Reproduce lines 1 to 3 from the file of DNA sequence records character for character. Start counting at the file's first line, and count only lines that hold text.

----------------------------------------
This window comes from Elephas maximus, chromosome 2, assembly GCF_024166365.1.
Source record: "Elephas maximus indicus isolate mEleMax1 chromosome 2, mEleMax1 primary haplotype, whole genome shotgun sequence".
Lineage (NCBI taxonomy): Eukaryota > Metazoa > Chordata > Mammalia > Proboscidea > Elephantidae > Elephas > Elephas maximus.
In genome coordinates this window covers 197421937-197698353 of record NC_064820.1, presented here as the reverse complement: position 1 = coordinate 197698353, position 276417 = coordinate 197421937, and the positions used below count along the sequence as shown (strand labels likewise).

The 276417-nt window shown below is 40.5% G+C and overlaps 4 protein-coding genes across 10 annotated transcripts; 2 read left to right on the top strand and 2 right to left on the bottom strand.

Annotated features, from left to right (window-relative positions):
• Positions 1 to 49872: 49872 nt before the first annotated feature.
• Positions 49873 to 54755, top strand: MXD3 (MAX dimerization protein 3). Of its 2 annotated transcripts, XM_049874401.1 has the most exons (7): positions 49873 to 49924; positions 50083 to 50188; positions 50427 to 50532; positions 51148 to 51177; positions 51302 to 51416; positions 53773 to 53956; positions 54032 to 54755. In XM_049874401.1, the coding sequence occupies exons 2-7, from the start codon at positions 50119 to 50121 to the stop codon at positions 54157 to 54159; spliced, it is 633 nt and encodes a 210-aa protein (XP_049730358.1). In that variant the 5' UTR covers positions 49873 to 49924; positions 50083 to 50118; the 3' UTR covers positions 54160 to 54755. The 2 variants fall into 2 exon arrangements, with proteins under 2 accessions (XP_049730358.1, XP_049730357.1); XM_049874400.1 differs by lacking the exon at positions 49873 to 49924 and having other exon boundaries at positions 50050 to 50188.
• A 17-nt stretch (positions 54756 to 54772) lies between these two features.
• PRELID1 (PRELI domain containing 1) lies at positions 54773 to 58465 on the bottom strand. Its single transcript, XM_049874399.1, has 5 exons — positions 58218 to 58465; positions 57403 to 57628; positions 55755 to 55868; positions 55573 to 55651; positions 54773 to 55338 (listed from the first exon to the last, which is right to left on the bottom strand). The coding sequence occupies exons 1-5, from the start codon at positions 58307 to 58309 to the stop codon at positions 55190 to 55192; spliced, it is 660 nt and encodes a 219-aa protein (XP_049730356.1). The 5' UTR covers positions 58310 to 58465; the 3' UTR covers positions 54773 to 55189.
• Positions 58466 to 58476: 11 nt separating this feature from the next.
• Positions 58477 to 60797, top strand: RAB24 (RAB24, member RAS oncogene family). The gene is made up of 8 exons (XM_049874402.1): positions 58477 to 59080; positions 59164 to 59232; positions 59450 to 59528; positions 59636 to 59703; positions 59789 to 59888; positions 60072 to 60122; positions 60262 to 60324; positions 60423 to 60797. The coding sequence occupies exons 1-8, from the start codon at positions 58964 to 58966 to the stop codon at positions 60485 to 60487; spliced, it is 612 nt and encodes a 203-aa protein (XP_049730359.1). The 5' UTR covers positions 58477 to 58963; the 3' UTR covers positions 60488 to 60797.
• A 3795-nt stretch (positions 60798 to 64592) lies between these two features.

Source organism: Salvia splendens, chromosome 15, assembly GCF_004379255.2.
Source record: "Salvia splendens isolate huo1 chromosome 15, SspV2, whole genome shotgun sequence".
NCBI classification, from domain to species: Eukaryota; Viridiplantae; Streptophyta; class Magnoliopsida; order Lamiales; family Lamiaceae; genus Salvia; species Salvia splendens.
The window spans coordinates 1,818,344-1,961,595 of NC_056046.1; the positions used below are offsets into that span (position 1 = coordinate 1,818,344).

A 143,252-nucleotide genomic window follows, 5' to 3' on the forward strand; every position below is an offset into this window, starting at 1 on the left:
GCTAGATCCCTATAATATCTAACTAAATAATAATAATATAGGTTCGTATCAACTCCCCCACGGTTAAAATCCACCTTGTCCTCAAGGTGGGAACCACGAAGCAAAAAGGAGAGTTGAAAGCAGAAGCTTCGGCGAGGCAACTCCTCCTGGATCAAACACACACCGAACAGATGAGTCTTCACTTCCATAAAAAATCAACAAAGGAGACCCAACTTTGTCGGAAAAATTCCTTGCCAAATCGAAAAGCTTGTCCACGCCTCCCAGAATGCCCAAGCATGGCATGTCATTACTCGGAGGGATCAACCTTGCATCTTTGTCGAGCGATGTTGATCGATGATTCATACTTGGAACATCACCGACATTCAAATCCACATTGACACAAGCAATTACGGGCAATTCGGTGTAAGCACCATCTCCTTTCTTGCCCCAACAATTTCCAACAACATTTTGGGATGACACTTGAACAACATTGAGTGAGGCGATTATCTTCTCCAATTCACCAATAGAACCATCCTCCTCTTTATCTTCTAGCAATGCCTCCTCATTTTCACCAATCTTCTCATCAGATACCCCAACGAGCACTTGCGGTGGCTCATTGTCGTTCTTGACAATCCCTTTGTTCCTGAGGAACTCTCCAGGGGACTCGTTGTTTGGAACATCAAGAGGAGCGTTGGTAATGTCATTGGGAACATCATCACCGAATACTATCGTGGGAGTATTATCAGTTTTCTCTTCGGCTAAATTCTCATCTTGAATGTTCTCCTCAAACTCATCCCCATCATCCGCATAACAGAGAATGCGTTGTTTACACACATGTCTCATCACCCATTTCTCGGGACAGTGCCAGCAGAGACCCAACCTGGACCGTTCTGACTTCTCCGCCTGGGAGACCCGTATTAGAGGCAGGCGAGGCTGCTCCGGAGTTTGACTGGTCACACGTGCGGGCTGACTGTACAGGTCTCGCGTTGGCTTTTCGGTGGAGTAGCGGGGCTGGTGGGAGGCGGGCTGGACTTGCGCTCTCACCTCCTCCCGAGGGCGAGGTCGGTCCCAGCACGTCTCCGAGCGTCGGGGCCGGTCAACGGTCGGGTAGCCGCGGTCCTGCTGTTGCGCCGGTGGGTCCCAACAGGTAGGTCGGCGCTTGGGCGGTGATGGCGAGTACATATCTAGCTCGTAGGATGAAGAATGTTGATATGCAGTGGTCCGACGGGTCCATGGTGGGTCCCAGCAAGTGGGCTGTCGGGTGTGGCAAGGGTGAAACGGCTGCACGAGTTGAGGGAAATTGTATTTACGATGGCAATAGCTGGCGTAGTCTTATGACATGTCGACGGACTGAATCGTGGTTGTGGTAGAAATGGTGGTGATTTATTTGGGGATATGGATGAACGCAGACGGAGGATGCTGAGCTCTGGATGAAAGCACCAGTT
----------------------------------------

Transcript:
This window comes from Elephas maximus, chromosome 2, assembly GCF_024166365.1.
Source record: "Elephas maximus indicus isolate mEleMax1 chromosome 2, mEleMax1 primary haplotype, whole genome shotgun sequence".
Lineage (NCBI taxonomy): Eukaryota > Metazoa > Chordata > Mammalia > Proboscidea > Elephantidae > Elephas > Elephas maximus.